• 76
    Before and during walks with my dogs in the summer, I always lay the palm of my hand flat on the sidewalk or pavement. If it's uncomfortably hot to my hand, my dogs don't go. - 6/16/2013   3:04:55 PM
  • 75
    I have cats. They don't care much about running. - 5/29/2013   12:44:11 AM
  • 74
    I walk with my dog. I take water & a poop bag with me. - 5/24/2013   9:00:23 PM
  • MACBOOK23
    73
    i have a 2 year old german shepherd, is it too far to run five miles with her six days a week? will it cause her to have hip problems? - 5/15/2013   11:56:42 PM
  • 72
    Another reposted article from 2/8/2012 - 4/26/2013   12:42:15 PM
  • 71
    ... But, for those of you who go "leashless" please consider this: You may have the friendliest, most congenial dog in the world, but dogs like mine exist. Mine does not do well with dogs he does not know. If your dog approaches mine, there will be a fight, and someone will be hurt. Since mine is always well controlled on a leash, it will be your fault. Sorry ... When I see a dog without a leash, I go the other direction. Also, what is the point? If you are out to be with your dog, why not be with him? - 4/26/2013   8:52:41 AM
  • 70
    Yes, great article. See above it's linked by the American Animal Hospital Association. I got to it through a couple runner sites after Googling. Imagine my surprise to see that the expertise was incapsulated in a SparkPeople article . . not !! The last runners' site before reaching this was an article that identified which dog breeds were best for different running conditions; 10K and longer, hot weather running, etc. Now I have no worries for my fit 12.5 month old Labrador Retriever; her vet approves and I'm working to get back to jogging 5K's. (Of course, I'll limit her participation in summer heat.) Generally, if I can get conditioned to the point that my 10K effort on a 60 - 75 degree day (F) is too much for her, it will be a credit to both of us. This article warns us exercise enthusiasts to check with the vet about the dog's health for running/jogging three times! Kudos author. (I'm an old, happily married guy, but if you're single I want to introduce you to some of my family.) I'm aiming at my first easy 10K in early November, 2014; doing CouchTo5K now with a big group. My pup does one or two weekend jogs with me totalling a little over a mile now, but more to come. - 4/26/2013   7:23:33 AM
  • 69
    My husband and I walk with our dog, everyday. We go to the trails in the bush, and we let her run free. She wears a bell, and we know where she is, then. If we think she's been gone a bit too long, we can go in a get her. Emmy loves to be outside, and so do we, so it is a perfect relationship. Thanks for the tips.
    - 4/25/2013   8:07:21 PM
  • BANNERMAN
    68
    Thanks for sharing - 4/25/2013   2:02:41 AM
  • 67
    I ran with my rottweiler when I was training for a marathon. As my long runs got longer, she kept up great. Her longest run was an 18 miler and she did awesome (plus she slept really well afterwards!). Most of our running was during the colder months. As it got warmer, her endurance dropped. If it was over 60, I would only take her for a couple miles. - 4/24/2013   5:13:51 AM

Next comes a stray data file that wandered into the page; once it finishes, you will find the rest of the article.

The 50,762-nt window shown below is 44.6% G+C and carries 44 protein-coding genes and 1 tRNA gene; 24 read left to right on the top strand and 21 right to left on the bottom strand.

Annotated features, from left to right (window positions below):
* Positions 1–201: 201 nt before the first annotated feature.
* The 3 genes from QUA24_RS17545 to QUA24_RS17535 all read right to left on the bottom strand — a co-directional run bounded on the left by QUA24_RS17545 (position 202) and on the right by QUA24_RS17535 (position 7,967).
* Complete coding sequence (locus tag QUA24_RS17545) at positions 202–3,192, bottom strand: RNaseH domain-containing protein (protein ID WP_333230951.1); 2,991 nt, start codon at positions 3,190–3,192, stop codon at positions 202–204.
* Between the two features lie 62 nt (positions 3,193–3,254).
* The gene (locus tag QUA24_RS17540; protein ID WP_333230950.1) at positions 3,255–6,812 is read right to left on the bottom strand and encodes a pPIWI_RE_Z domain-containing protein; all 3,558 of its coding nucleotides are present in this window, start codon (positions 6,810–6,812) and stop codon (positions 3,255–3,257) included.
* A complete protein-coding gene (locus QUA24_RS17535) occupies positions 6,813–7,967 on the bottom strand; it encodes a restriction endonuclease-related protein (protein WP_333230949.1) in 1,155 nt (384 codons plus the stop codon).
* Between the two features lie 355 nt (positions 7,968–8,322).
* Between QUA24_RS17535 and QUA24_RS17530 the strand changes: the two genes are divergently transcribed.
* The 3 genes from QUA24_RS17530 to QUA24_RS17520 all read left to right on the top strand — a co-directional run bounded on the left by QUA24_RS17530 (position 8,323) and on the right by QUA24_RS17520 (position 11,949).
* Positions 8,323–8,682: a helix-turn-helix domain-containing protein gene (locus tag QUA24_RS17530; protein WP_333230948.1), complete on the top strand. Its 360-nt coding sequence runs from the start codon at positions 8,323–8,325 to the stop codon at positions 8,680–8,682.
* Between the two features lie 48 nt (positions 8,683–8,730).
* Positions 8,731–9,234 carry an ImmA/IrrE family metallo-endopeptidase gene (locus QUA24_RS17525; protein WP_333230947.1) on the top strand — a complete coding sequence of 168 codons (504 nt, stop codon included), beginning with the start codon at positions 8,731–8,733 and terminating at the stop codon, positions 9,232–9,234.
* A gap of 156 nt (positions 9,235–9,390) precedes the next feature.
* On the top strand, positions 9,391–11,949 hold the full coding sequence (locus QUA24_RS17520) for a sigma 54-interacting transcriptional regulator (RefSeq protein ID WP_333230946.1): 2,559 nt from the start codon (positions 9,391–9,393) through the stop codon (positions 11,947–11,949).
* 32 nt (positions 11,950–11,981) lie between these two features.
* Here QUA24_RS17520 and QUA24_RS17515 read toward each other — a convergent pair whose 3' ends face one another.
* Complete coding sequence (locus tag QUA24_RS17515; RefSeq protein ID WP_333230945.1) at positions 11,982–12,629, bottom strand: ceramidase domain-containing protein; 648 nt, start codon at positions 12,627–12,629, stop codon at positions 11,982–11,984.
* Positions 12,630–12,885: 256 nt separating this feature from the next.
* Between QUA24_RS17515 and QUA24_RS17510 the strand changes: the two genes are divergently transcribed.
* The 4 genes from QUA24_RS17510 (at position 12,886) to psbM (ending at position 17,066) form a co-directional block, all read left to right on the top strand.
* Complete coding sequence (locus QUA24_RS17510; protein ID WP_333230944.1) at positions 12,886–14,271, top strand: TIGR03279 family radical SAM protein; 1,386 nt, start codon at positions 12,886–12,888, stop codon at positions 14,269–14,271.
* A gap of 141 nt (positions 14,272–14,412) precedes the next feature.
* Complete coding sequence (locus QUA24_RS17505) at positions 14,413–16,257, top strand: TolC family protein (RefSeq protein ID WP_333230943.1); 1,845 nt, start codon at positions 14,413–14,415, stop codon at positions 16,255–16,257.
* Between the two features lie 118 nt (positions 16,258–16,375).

• 66
    I have a half Australian Shepherd, half full-sized Poodle mix who has trained for and run every distance race with me from the mile to the marathon, duathlons and on roads and trails. If I ever get another dog it will be a running breed, can't beat 'em. - 4/24/2013   12:35:04 AM
  • 65
    The American Animal Hospital Association (AAHA) just linked to this article on their Facebook page. Lots of good information! - 4/23/2013   9:07:44 PM
  • KRUMYRUNS
    64
    I run with my 4 year old Golden Retriever Cooper. Cooper has trained for several half marathons with me - he's always willing to go for a run, take a dip in a creek/stream and motivates me to run with joy like he does. Whenever we plan long runs, we drive the route and put out water/fuel for humans and the dogs. - 4/23/2013   3:50:36 PM
  • 63
    My dog Mack is a Jack Russell terrier mixed with something (got him at a shelter, so I don't really know what!) and we've been walking several times a day since I got him. We have wooded trails nearby which he loves, even in winter. If he does get tired he lets me know and I pick him up. He's only 12 pounds but feisty and loves to go after squirrels, so he is NEVER off leash - he will chase a squirrel and pay no attention to anything else, like cars, when chasing. But he does love his walks, and I probably wouldn't go without him! - 4/23/2013   1:42:02 PM
  • CHRISTINASP
    62
    Very good points. I hope dog owners read it and take it to heart.
    I like the idea of the leash. A lot. This week I got into trouble TWICE with the same runner who was just running along with plugs in her ears, listening to music, while her dog attacked mine and she did not even notice it. - 4/23/2013   12:00:55 PM
  • 61
    I have just started bringing my 7 month old Golden Retriever for runs / hikes near our house. I find he is a great partner and have endless amounts of energy. Great article!! - 4/23/2013   9:48:54 AM
  • 60
    My german sheppard mix Blue is a great running partner - helps me keep pace and push further - he's never ready to stop. - 4/23/2013   9:24:36 AM
  • 59
    Sophie and I are a perfect match: long slow distance! (she's a standard poodle, I'm merely an honorary poodle.) - 4/23/2013   9:18:56 AM
  • 58